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Newspapers lie on a coffee table in Postmedia president and CEO Paul Godrey's office following a news conference in Toronto on Oct. 6, 2014.Chris Young/The Globe and Mail

In a jubilant mood and sporting diamond-studded "SUN" cufflinks, the head of Postmedia Network Canada Corp. praised what he called a "landmark decision" from the Competition Bureau that clears the way for a deal that will place him at the helm of a sprawling Canadian newspaper chain.

Chief executive Paul Godfrey addressed reporters Wednesday at the company's Toronto headquarters, emphasizing his belief the proposed $316-million purchase of Sun Media's English-language newspapers and digital properties would not have won regulatory approval 20 or even 10 years ago.

"It likely would have caused a heated debate in the House of Commons, probably resulting in another Royal Commission into the newspaper industry," Mr. Godfrey said, later adding that after speaking with provincial and federal leaders, "they all seemed to understand" that the newspaper industry has been altered fundamentally by the proliferation of digital alternatives.

Mr. Godfrey was CEO of the Sun Media newspaper chain in 1999, when the Bureau approved its sale to Quebecor Inc. in the first place. At the time, the competition watchdog said the deal was acceptable because Quebecor's own papers were in different markets, but noted it would not have approved a sale to rival bidder Torstar Corp. because the Toronto Star owner competed vigorously with the Toronto Sun for ad dollars and readers.

"Today is a very different reality for Canadian media. The landscape is just that challenging," Mr. Godfrey said, pointing, as he often has in the past, to the online players that dominate the advertising market, Google, Facebook and Twitter.

"He's right," said Christopher Waddell, associate professor of journalism at Carleton University in Ottawa, adding, "What it really is, is a recognition of the declining influence of advertising in print and the declining influence of newspapers."

Mr. Waddell noted the Competition Bureau – which issued a "no-action letter" stating it does not plan to challenge the proposed deal at this time – was not responsible for considering the cultural importance or the content produced by the newspapers at stake, but simply the advertising market.

"The question becomes: Does one organization control enough of the advertising market in a community that it can set the price of ads and, in effect, drive out any competition?"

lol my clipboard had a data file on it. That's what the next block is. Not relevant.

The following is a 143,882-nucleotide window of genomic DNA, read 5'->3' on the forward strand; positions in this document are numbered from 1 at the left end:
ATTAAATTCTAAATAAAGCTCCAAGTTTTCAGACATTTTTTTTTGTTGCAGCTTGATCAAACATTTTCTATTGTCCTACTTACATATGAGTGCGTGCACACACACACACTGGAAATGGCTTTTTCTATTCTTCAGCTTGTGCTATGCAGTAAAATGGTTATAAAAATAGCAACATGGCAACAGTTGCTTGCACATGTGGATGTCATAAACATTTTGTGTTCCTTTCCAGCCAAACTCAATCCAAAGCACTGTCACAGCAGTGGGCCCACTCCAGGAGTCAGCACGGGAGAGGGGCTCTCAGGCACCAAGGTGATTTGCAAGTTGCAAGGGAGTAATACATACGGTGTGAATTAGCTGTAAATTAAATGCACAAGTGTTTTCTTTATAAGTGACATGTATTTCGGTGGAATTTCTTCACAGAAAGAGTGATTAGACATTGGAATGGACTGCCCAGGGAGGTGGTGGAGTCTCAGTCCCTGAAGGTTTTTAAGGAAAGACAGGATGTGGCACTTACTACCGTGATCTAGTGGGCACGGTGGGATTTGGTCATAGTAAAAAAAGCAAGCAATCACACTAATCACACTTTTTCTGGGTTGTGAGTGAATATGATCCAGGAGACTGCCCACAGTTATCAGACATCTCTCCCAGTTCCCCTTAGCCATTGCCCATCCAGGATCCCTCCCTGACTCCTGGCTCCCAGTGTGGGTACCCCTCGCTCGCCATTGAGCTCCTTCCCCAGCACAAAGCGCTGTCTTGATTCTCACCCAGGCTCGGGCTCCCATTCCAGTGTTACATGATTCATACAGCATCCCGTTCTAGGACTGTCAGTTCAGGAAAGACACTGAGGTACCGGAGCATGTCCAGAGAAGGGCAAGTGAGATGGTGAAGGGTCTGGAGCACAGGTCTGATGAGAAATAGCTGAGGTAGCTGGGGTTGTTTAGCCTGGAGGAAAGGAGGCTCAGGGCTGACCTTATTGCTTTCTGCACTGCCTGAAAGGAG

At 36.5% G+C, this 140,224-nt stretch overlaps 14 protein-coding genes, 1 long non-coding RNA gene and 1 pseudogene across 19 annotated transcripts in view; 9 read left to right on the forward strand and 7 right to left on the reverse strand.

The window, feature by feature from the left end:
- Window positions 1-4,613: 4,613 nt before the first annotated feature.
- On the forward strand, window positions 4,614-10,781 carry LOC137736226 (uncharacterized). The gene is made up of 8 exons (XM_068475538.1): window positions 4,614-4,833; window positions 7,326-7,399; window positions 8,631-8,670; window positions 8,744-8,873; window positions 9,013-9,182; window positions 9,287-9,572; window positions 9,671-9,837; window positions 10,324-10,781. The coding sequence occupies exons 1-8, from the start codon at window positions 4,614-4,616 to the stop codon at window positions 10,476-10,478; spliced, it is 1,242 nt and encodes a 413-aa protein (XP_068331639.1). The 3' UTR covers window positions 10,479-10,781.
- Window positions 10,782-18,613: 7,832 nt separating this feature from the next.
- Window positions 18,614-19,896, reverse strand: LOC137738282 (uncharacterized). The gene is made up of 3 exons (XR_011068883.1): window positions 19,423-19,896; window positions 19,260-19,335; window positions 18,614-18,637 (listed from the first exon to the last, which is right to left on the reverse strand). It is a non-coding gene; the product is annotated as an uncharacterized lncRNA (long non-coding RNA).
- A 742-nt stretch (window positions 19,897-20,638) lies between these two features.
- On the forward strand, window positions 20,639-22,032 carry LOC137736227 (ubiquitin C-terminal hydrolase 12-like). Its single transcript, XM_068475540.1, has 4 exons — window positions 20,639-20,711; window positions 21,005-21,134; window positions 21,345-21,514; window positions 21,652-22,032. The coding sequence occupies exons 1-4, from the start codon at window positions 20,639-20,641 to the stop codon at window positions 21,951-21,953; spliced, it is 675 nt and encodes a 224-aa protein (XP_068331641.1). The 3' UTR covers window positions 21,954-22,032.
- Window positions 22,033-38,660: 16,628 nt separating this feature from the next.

After a five-month review, the Bureau decided the deal with Quebecor, first announced in October, "is unlikely to substantially lessen or prevent competition." In a statement, the Bureau pointed to "the lack of close rivalry between Postmedia's broadsheet and Sun Media's English-language tabloid newspapers," existing competition from free local dailies and "increasing competitive pressures" from digital news alternatives.

The deal includes 175 newspapers and digital publications, notably the Sun chain of papers in Calgary, Edmonton, Toronto, Ottawa and Winnipeg along with the London Free Press. Also changing hands are the free 24 Hours commuter dailies in Toronto and Vancouver, the English-language Canoe online portal and more than a million square feet of real estate.

If it goes through as planned, the Postmedia-Sun merger will usher in an unprecedented consolidation of Canada's written news media. Postmedia will own both daily newspapers in three major cities: the Sun and Herald in Calgary, the Sun and Journal in Edmonton, and the Sun and Citizen in Ottawa. It already owns the Vancouver Sun and The Province in Vancouver.

Mr. Godfrey said Postmedia plans to follow the model it uses in Vancouver in its three new dual-newspaper cities, looking for efficiencies through combined finance, human resources, IT and production departments, but maintaining separate newsrooms and keeping both publications open. He said it will have to independently evaluate the business prospects of each of the smaller papers Postmedia is acquiring.

Carleton's Mr. Waddell said Wednesday, "I suspect that a year from now a lot of the publications they bought will either be sold or closed," noting that some would be attractive to buyers and suggesting Torstar as a potential buyer of the London Free Press as an example.

Mr. Godfrey also noted the company plans to sell the chain's real estate assets, which are estimated to be worth in the range of $50-million.

The newspaper company has already secured financing for the purchase, supported by its largest shareholder, the U.S. hedge fund GoldenTree Asset Management. Postmedia issued $140-million of debt subscription receipts and, earlier this month, completed a rights offering that raised $173.5-million.

RBC Dominion Securities analyst Haran Posner called the deal a "much-needed change of course" in a note to clients Wednesday, noting it will give the company more scale and an estimated $6-million to $10-million in synergies as well as improve its debt leverage and free cash flow.

The transaction is still subject to closing conditions, and Postmedia and Quebecor said they expect it to be finalized in the coming weeks.

"The Bureau is a strong advocate for competition, and will continue to ensure that Canadian media markets remain competitive and efficient," said John Pecman, its commissioner.